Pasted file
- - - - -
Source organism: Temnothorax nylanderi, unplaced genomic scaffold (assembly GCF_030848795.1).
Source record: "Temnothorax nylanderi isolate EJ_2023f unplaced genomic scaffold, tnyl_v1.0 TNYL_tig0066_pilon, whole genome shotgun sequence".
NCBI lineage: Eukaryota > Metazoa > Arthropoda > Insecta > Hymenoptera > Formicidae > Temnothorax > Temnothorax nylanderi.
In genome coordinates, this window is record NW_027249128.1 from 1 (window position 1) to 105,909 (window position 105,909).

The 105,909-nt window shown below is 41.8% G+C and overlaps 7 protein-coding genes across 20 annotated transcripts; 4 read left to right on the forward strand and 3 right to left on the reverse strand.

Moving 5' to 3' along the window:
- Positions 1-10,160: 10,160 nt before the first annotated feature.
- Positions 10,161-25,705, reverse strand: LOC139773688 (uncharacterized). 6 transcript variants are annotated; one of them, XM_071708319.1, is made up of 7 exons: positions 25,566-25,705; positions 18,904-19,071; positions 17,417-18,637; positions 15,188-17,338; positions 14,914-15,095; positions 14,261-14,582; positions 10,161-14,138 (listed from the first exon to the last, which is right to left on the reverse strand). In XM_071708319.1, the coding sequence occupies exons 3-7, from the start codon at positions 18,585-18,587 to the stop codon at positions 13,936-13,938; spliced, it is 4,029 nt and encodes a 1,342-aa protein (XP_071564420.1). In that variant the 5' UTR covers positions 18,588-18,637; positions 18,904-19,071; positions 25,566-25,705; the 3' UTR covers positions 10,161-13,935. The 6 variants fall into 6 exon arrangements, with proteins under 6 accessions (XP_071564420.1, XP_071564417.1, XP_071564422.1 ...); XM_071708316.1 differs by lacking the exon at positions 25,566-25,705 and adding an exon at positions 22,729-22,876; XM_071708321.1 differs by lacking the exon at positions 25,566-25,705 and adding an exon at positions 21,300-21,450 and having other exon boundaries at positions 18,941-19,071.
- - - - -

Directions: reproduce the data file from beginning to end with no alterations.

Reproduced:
Source organism: Temnothorax nylanderi, unplaced genomic scaffold (assembly GCF_030848795.1).
Source record: "Temnothorax nylanderi isolate EJ_2023f unplaced genomic scaffold, tnyl_v1.0 TNYL_tig0066_pilon, whole genome shotgun sequence".
NCBI lineage: Eukaryota > Metazoa > Arthropoda > Insecta > Hymenoptera > Formicidae > Temnothorax > Temnothorax nylanderi.
In genome coordinates, this window is record NW_027249128.1 from 1 (window position 1) to 105,909 (window position 105,909).

The 105,909-nt window shown below is 41.8% G+C and overlaps 7 protein-coding genes across 20 annotated transcripts; 4 read left to right on the forward strand and 3 right to left on the reverse strand.

Moving 5' to 3' along the window:
- Positions 1-10,160: 10,160 nt before the first annotated feature.
- Positions 10,161-25,705, reverse strand: LOC139773688 (uncharacterized). 6 transcript variants are annotated; one of them, XM_071708319.1, is made up of 7 exons: positions 25,566-25,705; positions 18,904-19,071; positions 17,417-18,637; positions 15,188-17,338; positions 14,914-15,095; positions 14,261-14,582; positions 10,161-14,138 (listed from the first exon to the last, which is right to left on the reverse strand). In XM_071708319.1, the coding sequence occupies exons 3-7, from the start codon at positions 18,585-18,587 to the stop codon at positions 13,936-13,938; spliced, it is 4,029 nt and encodes a 1,342-aa protein (XP_071564420.1). In that variant the 5' UTR covers positions 18,588-18,637; positions 18,904-19,071; positions 25,566-25,705; the 3' UTR covers positions 10,161-13,935. The 6 variants fall into 6 exon arrangements, with proteins under 6 accessions (XP_071564420.1, XP_071564417.1, XP_071564422.1 ...); XM_071708316.1 differs by lacking the exon at positions 25,566-25,705 and adding an exon at positions 22,729-22,876; XM_071708321.1 differs by lacking the exon at positions 25,566-25,705 and adding an exon at positions 21,300-21,450 and having other exon boundaries at positions 18,941-19,071.